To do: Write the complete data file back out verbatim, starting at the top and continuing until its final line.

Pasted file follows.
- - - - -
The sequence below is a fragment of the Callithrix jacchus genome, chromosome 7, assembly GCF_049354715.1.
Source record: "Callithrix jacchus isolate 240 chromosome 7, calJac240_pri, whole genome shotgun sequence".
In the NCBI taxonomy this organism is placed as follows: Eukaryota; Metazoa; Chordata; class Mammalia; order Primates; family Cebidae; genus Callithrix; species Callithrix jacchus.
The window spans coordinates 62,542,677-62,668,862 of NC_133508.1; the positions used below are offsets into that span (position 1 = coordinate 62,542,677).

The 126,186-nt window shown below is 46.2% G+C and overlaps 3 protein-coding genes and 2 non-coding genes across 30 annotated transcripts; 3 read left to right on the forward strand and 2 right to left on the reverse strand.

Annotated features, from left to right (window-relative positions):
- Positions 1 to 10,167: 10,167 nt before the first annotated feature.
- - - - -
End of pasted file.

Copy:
The sequence below is a fragment of the Callithrix jacchus genome, chromosome 7, assembly GCF_049354715.1.
Source record: "Callithrix jacchus isolate 240 chromosome 7, calJac240_pri, whole genome shotgun sequence".
In the NCBI taxonomy this organism is placed as follows: Eukaryota; Metazoa; Chordata; class Mammalia; order Primates; family Cebidae; genus Callithrix; species Callithrix jacchus.
The window spans coordinates 62,542,677-62,668,862 of NC_133508.1; the positions used below are offsets into that span (position 1 = coordinate 62,542,677).

The 126,186-nt window shown below is 46.2% G+C and overlaps 3 protein-coding genes and 2 non-coding genes across 30 annotated transcripts; 3 read left to right on the forward strand and 2 right to left on the reverse strand.

Annotated features, from left to right (window-relative positions):
- Positions 1 to 10,167: 10,167 nt before the first annotated feature.